Condition, completeness, rarity and the designer are important factors if you are collecting for investment. The envelopes should be free of tears and creases. All pattern pieces and the deltor should be in their original, unused condition. Day-wear tends to have a lower value due to the sheer volume available; unusual special-occasion wear or limited pattern runs designed by big name designers command premium prices. Generally speaking, patterns are fairly easy to find and range in price from $1.00 to $10.00. Rarer patterns can go for hundreds of dollars!
Should you decide to collect a few (they look great framed), you may note that the sizes are somewhat at odds with preset-day patterns. They can be sized by age (because every female is the same size at the same age) or by “then” sizes. For example, size 14 then would be a 32″ bust with 35″ hips while today size 14 is 36″ bust and 38″ hips. It may not seem a lot but any woman knows what a difference of a few inches can make in fit and comfort. (Get your minds out of the gutter.)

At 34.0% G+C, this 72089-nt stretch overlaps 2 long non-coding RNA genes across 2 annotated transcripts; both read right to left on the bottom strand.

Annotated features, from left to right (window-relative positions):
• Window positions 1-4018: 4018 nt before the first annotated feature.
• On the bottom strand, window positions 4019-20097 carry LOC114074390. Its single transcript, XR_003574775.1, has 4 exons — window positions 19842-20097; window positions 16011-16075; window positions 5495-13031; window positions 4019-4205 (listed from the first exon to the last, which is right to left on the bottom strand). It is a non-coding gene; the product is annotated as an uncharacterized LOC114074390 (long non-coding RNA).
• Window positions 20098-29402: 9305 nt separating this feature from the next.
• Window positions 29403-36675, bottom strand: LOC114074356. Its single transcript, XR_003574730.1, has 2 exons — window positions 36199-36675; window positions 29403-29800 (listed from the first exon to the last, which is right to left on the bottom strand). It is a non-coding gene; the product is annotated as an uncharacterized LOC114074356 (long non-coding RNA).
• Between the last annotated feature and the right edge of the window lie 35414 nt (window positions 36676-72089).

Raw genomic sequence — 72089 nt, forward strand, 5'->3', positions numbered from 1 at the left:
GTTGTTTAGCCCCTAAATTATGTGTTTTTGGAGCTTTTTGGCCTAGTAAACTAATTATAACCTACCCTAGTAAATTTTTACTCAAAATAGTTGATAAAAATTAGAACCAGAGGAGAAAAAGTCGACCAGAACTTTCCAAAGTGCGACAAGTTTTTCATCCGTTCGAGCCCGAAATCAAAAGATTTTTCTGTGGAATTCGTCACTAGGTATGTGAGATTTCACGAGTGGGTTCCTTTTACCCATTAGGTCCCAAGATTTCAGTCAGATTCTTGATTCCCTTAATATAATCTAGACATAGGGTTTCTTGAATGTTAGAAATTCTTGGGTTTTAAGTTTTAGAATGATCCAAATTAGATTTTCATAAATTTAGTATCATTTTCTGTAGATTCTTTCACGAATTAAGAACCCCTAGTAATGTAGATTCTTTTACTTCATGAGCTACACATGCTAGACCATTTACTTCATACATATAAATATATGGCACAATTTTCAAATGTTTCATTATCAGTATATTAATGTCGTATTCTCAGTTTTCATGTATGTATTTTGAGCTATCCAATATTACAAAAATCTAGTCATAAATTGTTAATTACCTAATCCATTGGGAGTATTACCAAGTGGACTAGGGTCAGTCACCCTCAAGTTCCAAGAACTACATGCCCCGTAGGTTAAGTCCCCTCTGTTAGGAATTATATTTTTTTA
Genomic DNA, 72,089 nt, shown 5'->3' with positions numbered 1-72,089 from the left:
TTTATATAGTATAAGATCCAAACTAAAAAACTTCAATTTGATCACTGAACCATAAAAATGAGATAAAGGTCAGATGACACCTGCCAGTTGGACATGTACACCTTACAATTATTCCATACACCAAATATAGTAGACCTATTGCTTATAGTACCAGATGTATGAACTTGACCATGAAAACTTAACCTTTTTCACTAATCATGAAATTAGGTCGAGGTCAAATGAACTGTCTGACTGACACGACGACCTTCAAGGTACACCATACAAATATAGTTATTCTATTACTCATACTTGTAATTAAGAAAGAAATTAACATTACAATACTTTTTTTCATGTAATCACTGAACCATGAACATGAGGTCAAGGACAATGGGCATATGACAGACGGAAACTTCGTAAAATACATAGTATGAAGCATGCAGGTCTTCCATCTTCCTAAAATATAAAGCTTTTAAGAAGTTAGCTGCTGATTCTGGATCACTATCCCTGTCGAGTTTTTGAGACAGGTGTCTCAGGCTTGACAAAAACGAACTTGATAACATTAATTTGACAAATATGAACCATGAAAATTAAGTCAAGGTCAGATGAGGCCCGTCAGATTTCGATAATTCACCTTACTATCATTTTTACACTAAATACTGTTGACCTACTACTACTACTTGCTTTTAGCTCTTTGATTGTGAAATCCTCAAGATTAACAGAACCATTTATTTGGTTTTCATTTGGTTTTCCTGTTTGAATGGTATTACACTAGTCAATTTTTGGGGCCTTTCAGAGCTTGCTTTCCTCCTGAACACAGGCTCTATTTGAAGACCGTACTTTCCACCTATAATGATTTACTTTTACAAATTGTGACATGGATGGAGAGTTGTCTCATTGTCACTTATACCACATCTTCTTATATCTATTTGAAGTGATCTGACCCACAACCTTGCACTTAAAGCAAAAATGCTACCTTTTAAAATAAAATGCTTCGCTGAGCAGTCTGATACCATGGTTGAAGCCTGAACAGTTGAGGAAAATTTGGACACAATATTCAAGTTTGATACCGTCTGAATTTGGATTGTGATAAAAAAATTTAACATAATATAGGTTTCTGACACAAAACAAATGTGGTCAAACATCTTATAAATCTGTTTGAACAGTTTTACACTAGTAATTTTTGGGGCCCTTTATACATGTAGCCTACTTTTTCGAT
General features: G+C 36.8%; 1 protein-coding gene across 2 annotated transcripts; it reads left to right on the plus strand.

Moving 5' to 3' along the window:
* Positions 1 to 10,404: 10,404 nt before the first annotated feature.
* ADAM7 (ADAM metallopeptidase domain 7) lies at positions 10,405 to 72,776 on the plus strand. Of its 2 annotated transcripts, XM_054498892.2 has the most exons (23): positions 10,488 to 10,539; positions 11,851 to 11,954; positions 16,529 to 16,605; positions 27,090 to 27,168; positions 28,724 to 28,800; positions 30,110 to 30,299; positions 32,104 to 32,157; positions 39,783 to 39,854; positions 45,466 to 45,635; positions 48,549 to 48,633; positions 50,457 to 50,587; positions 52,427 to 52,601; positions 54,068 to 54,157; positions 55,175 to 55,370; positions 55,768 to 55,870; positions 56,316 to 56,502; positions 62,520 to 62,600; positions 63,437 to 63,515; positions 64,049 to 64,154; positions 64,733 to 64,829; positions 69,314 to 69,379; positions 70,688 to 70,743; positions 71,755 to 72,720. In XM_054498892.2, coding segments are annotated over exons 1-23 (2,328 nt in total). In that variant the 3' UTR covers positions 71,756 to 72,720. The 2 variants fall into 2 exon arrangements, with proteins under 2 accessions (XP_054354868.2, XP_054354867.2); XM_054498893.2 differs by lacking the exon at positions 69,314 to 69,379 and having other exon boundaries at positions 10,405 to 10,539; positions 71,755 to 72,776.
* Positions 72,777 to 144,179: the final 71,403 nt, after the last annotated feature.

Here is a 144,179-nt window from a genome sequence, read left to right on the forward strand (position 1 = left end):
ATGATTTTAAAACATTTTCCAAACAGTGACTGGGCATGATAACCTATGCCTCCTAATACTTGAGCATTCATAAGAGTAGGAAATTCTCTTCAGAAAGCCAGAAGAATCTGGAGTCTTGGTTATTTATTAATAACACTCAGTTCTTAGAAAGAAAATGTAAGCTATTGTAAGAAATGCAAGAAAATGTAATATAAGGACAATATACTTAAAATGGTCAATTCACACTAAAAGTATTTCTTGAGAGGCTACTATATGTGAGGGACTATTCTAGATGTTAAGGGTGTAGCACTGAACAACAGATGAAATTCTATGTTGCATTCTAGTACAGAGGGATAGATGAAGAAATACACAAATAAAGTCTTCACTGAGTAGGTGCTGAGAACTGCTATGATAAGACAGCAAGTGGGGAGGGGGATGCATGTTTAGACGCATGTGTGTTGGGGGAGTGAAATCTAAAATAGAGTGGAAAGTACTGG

Sizing was fairly standardized between various companies in the early 20th century but it wasn’t until 1968 that patterns were sized up to their current proportions. The big four (McCalls, Butterick, Vogue, and Simplicity) currently offer some reissues of their vintage line in contemporary sizes.
Realizing that millions of women were looking to their favorite stars for inspiration, patterns featuring stars and starlets studios produced Hollywood Patterns. Those featuring Lucille Ball are extremely desirable.
For more information on the history of commercial patterns: http://vintagefashionguild.org/fashion-history/vintage-patterns http://www.collectorsweekly.com/sewing/patterns
Chris – Half of the “Freakin’ ‘Tiquen Guys”